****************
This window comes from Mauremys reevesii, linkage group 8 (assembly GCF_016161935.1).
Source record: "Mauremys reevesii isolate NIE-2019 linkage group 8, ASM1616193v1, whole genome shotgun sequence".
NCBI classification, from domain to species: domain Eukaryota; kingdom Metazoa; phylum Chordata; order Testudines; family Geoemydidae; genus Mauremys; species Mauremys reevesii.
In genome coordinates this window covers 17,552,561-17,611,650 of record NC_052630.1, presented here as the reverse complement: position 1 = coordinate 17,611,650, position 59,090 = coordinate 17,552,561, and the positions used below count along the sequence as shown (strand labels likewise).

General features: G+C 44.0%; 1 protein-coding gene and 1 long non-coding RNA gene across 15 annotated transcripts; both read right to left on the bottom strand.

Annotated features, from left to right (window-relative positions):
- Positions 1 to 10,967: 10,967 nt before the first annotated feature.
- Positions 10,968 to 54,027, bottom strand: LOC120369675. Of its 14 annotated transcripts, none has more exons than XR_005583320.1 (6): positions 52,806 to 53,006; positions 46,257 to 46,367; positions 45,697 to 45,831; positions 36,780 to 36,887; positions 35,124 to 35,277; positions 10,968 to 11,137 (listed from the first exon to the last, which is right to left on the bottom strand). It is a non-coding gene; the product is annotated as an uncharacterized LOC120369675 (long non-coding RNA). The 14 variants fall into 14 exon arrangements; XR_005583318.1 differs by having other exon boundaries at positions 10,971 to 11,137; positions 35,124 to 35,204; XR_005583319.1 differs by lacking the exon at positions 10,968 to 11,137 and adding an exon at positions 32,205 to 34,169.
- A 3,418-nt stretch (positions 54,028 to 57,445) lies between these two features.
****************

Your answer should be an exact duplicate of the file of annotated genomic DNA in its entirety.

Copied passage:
This window comes from Mauremys reevesii, linkage group 8 (assembly GCF_016161935.1).
Source record: "Mauremys reevesii isolate NIE-2019 linkage group 8, ASM1616193v1, whole genome shotgun sequence".
NCBI classification, from domain to species: domain Eukaryota; kingdom Metazoa; phylum Chordata; order Testudines; family Geoemydidae; genus Mauremys; species Mauremys reevesii.
In genome coordinates this window covers 17,552,561-17,611,650 of record NC_052630.1, presented here as the reverse complement: position 1 = coordinate 17,611,650, position 59,090 = coordinate 17,552,561, and the positions used below count along the sequence as shown (strand labels likewise).

General features: G+C 44.0%; 1 protein-coding gene and 1 long non-coding RNA gene across 15 annotated transcripts; both read right to left on the bottom strand.

Annotated features, from left to right (window-relative positions):
- Positions 1 to 10,967: 10,967 nt before the first annotated feature.
- Positions 10,968 to 54,027, bottom strand: LOC120369675. Of its 14 annotated transcripts, none has more exons than XR_005583320.1 (6): positions 52,806 to 53,006; positions 46,257 to 46,367; positions 45,697 to 45,831; positions 36,780 to 36,887; positions 35,124 to 35,277; positions 10,968 to 11,137 (listed from the first exon to the last, which is right to left on the bottom strand). It is a non-coding gene; the product is annotated as an uncharacterized LOC120369675 (long non-coding RNA). The 14 variants fall into 14 exon arrangements; XR_005583318.1 differs by having other exon boundaries at positions 10,971 to 11,137; positions 35,124 to 35,204; XR_005583319.1 differs by lacking the exon at positions 10,968 to 11,137 and adding an exon at positions 32,205 to 34,169.
- A 3,418-nt stretch (positions 54,028 to 57,445) lies between these two features.